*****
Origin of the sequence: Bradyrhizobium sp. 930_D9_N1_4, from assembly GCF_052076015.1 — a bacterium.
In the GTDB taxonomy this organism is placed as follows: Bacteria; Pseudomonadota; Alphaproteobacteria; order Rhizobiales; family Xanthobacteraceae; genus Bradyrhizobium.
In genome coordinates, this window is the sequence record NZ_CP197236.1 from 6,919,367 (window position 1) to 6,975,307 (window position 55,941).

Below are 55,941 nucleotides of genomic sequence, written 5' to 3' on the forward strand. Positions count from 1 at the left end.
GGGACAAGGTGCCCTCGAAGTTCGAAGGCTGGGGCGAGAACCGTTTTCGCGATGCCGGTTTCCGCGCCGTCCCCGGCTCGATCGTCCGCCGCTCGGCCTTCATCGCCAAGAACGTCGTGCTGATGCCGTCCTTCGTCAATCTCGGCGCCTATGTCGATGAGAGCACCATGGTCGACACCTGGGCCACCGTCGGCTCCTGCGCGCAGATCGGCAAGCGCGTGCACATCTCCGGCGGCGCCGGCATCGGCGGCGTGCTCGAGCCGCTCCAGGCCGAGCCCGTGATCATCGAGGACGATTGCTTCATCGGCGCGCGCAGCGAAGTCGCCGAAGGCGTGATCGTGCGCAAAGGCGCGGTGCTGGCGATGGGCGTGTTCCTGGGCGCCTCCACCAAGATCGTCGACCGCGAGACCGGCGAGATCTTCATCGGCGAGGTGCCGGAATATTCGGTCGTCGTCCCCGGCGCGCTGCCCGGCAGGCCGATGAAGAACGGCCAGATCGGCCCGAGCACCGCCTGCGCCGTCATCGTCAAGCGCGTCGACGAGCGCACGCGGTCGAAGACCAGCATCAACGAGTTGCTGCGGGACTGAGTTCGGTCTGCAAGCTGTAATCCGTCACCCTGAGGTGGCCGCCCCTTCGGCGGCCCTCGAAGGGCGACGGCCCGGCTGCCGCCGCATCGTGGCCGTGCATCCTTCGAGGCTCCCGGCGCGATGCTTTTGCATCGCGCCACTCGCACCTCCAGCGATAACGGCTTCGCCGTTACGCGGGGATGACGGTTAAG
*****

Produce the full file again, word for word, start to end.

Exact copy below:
Origin of the sequence: Bradyrhizobium sp. 930_D9_N1_4, from assembly GCF_052076015.1 — a bacterium.
In the GTDB taxonomy this organism is placed as follows: Bacteria; Pseudomonadota; Alphaproteobacteria; order Rhizobiales; family Xanthobacteraceae; genus Bradyrhizobium.
In genome coordinates, this window is the sequence record NZ_CP197236.1 from 6,919,367 (window position 1) to 6,975,307 (window position 55,941).

Below are 55,941 nucleotides of genomic sequence, written 5' to 3' on the forward strand. Positions count from 1 at the left end.
GGGACAAGGTGCCCTCGAAGTTCGAAGGCTGGGGCGAGAACCGTTTTCGCGATGCCGGTTTCCGCGCCGTCCCCGGCTCGATCGTCCGCCGCTCGGCCTTCATCGCCAAGAACGTCGTGCTGATGCCGTCCTTCGTCAATCTCGGCGCCTATGTCGATGAGAGCACCATGGTCGACACCTGGGCCACCGTCGGCTCCTGCGCGCAGATCGGCAAGCGCGTGCACATCTCCGGCGGCGCCGGCATCGGCGGCGTGCTCGAGCCGCTCCAGGCCGAGCCCGTGATCATCGAGGACGATTGCTTCATCGGCGCGCGCAGCGAAGTCGCCGAAGGCGTGATCGTGCGCAAAGGCGCGGTGCTGGCGATGGGCGTGTTCCTGGGCGCCTCCACCAAGATCGTCGACCGCGAGACCGGCGAGATCTTCATCGGCGAGGTGCCGGAATATTCGGTCGTCGTCCCCGGCGCGCTGCCCGGCAGGCCGATGAAGAACGGCCAGATCGGCCCGAGCACCGCCTGCGCCGTCATCGTCAAGCGCGTCGACGAGCGCACGCGGTCGAAGACCAGCATCAACGAGTTGCTGCGGGACTGAGTTCGGTCTGCAAGCTGTAATCCGTCACCCTGAGGTGGCCGCCCCTTCGGCGGCCCTCGAAGGGCGACGGCCCGGCTGCCGCCGCATCGTGGCCGTGCATCCTTCGAGGCTCCCGGCGCGATGCTTTTGCATCGCGCCACTCGCACCTCCAGCGATAACGGCTTCGCCGTTACGCGGGGATGACGGTTAAG